Ask many a parent to name the first emotion or feeling that comes into their heads when they think of their children and they will say, without hesitation, “love.”
Ask them what the second is and most will joke “tired” or “insane” or reply with the more blissful “happy” (all contenders) but my answer, and I think the deep-rooted answer of others – “guilt.”
Big meaning for such a small word really isn't it?
The moment Wilbo took his first breath, was the moment I started worrying. “Is he okay? Does he have a cleft palate like me? My syndrome? Someone tell me. Did I ruin him?” It’s an honest admission, but it’s how I felt, it’s how I was speaking inside my head.
Then he wouldn't latch on. I felt guilty that I couldn't breastfeed like a cow straight away.
Then he would cry. “What am I doing wrong? Oh baby, I’m sorry!”
Then I went back to work. He was eight weeks and six days old. Some may just round that off to nine weeks but every day counted for me.
Ever since then I have battled with so many stages of guilt. I can’t seem to stop. And it was bringing me down. I felt that I could have been such a better mother, but I just didn't have the facilities to do it. I just needed to win the lottery, have a perfectly clean and nicely decorated house, the lactation properties of a dairy herd, patience of a saint, imagination of Mary Poppins and I’d be sorted.
But that’s not real life. It will never happen, and has no chance of happening, especially as I don’t actually buy a lottery ticket that often...
If I stayed at home with my son and taught him to sing Do, Re, Mi just like good old Maria (I’m sensing a Julie Andrews theme here) and cook wonderful cupcakes to make Mary Berry jealous, and held him close when he has a cold and his little nose makes snot bubbles that makes him look, to quote my mother, “like a bull frog” then he wouldn't have a home. He wouldn't have the things he needs. And I’d be back to square one in a fog of guilt.
I know so many mothers who feel guilty for staying at home. But considering that research has found that the average mother would need four months pay just to cover childcare costs, it’s no wonder that many mothers are deciding it’s better, and more financially viable, to stay at home. And then they feel guilt about not bringing bread to the table, or watching their partner take the financial load on his or her shoulders.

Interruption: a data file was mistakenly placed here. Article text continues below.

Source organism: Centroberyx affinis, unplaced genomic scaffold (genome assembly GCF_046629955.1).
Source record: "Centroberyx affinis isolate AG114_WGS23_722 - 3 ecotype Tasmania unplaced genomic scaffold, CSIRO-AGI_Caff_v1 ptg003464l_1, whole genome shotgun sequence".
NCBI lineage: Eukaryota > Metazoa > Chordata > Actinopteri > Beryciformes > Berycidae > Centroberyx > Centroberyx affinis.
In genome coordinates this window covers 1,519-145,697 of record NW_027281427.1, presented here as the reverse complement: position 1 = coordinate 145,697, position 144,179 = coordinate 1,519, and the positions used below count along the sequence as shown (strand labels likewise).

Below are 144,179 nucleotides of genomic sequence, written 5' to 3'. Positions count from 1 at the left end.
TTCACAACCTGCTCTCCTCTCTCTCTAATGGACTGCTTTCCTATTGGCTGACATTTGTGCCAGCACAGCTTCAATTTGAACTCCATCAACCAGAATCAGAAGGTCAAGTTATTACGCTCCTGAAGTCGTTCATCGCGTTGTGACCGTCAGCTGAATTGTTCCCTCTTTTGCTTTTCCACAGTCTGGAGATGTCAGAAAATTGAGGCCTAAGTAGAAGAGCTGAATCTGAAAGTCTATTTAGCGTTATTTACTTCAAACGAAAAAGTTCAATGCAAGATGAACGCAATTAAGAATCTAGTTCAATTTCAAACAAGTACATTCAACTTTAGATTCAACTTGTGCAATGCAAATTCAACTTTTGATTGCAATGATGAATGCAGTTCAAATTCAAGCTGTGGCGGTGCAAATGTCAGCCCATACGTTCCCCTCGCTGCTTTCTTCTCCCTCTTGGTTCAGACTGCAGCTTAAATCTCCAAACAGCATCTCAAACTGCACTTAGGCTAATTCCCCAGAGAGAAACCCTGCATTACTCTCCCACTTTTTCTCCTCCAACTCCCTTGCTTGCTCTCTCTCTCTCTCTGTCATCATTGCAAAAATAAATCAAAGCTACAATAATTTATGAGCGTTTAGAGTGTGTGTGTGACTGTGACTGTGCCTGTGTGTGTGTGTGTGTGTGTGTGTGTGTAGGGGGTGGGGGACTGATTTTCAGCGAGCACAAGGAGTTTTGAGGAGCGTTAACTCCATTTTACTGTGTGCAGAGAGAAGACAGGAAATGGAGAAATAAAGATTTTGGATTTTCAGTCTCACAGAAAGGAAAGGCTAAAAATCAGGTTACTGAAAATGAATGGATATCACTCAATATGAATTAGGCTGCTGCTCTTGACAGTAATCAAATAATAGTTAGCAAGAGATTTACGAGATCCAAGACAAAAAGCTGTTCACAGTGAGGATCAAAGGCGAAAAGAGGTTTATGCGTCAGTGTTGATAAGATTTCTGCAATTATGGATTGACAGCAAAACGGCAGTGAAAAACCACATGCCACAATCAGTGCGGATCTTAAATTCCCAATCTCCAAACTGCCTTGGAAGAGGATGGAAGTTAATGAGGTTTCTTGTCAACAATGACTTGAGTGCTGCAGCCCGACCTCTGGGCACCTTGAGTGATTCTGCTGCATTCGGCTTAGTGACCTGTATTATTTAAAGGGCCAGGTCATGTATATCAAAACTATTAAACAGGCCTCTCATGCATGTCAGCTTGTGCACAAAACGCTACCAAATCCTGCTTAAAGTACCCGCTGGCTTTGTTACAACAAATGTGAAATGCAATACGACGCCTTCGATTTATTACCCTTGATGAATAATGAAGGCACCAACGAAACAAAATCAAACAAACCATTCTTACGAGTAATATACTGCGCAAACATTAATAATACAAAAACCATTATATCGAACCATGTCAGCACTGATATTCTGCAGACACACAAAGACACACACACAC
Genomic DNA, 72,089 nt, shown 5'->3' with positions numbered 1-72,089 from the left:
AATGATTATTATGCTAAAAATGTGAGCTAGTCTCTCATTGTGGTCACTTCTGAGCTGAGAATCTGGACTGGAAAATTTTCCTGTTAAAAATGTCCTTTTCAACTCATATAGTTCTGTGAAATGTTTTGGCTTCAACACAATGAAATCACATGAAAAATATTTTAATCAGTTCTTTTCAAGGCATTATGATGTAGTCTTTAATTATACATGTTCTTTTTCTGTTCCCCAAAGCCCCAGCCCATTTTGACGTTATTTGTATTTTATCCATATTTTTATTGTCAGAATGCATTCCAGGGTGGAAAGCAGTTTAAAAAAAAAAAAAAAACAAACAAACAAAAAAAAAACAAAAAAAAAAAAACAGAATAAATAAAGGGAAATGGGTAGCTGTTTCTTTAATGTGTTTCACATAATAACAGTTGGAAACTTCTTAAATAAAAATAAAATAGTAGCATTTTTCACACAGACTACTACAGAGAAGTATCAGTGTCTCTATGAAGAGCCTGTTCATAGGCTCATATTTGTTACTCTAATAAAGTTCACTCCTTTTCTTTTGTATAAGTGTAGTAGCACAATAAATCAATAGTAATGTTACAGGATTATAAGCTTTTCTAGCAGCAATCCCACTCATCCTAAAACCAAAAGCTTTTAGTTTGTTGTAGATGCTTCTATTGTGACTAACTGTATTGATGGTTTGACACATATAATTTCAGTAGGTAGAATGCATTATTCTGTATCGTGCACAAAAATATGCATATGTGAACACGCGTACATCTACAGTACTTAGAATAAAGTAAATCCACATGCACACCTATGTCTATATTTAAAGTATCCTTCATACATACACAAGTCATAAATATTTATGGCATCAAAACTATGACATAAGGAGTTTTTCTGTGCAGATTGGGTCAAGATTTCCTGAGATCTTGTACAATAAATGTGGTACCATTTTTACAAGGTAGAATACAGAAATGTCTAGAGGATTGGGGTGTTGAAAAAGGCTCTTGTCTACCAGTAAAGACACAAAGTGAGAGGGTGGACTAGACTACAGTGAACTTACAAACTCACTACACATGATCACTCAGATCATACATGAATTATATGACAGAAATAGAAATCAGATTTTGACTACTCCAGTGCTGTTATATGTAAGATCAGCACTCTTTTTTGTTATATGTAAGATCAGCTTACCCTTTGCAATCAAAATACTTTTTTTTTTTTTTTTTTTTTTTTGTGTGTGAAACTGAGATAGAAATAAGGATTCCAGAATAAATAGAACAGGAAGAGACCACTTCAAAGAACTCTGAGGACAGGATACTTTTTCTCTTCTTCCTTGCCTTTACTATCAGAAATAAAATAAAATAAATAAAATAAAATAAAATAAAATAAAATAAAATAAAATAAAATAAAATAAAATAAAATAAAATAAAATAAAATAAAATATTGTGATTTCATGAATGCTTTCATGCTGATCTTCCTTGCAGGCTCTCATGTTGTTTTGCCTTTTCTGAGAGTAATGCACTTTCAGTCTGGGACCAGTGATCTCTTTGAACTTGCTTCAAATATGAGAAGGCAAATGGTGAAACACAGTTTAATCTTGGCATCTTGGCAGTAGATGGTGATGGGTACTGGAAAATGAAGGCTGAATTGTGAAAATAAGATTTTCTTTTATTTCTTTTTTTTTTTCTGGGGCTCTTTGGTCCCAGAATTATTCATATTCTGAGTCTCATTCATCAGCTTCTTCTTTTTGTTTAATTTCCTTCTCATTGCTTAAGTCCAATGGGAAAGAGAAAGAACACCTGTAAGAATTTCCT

Society doesn't help parents. And a lot of us fear what we don’t know. No doubt I’ve made people feel guilty by mistake, in the same way I feel guilty when someone says that children need their parents there as much as possible. Or that Wilbo needs his mummy over money. Or whatever.
Last year was filled with guilt, and I almost lost the fight to it. I almost became a version of myself that I hated, because I was so willing to let myself feel this way. I am fortunate enough to not have battled post-natal depression, and yet I was allowing myself to wallow in my own self-pity because it felt better there, and because it was my party and I’d cry if I wanted to. I wasn't focusing on the fact that I was both fortunate and blessed to see the way out of my darker days. I had the key to the door that let me out and sometimes I’d just lock that door and sulk instead.
I will never be a perfect mother. I have done so many things wrong already. My son doesn't sleep through, has eaten a sausage roll and already has a deeper relationship with his Jack Russell than he does with me. But who cares about his sleeping habits, his salt intake and his consumption of the occasional dog hair. He licks the very carpets he rolls on. He’s a happy, healthy person.
I haven’t failed him. I've done everything I have done for him. And I’m entitled to have bad days. I’m entitled to plonk him on his dad’s lap, while I watch a bath bomb fizz away and watch YouTube videos in the bath. Just because I work, it doesn't mean I don’t know my son. Just because I work it doesn't mean I have to spend every waking moment with him when I am there. I need me-time just like every other individual out there.
I suppose what I’m trying to say, is that we take these things and make them our crosses to bear. But I’m not doing that anymore. My baby doesn’t sleep through. But he’s beautiful, happy and loved. He doesn't always benefit from a full-of-beans mummy. But being tired is okay – you should see what he’s like when he needs a nap. I probably won’t get to see his first step. But it’s okay, because I’ll be there to hold his hand for the next step, and I’ll be taking the right footsteps in life for him to follow.
I’m a working mum. And I’m bloody proud of myself.
I’ll always be guilty. But it’s the guilt of loving someone too much. And I’m okay with that.